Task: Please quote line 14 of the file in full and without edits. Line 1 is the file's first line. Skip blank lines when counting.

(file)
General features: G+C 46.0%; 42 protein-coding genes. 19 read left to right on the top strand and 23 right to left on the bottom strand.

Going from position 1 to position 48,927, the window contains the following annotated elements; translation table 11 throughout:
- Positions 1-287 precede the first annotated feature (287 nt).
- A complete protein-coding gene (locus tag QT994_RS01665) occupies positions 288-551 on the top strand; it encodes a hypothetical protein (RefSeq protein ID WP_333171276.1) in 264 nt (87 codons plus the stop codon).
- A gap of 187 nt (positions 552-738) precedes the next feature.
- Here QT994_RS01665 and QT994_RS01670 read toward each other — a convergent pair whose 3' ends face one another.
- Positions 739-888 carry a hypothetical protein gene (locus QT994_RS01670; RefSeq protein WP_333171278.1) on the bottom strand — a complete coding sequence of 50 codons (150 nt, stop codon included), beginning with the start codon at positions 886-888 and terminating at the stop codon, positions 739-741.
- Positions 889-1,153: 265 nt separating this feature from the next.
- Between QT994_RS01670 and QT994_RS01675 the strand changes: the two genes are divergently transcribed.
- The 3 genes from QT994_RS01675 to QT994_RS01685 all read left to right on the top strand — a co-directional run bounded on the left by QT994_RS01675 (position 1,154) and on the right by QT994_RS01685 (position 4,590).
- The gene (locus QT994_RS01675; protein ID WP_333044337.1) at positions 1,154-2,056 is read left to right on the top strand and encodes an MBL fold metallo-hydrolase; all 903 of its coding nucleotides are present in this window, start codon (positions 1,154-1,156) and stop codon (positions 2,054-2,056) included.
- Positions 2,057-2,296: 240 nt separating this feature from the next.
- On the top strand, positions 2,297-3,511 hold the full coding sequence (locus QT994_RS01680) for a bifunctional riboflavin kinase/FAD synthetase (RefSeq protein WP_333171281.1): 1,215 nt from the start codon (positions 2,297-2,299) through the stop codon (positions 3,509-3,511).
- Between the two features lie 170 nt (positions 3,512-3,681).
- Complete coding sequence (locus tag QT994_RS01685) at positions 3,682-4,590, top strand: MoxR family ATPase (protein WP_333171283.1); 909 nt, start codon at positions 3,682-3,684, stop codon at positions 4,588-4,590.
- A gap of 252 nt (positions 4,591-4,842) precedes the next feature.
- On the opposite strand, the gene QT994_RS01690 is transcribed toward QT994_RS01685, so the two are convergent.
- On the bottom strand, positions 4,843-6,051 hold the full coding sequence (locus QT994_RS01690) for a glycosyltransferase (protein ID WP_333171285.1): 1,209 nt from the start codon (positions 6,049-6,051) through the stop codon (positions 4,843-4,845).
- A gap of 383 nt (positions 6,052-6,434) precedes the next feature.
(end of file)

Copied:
- Between the two features lie 170 nt (positions 3,512-3,681).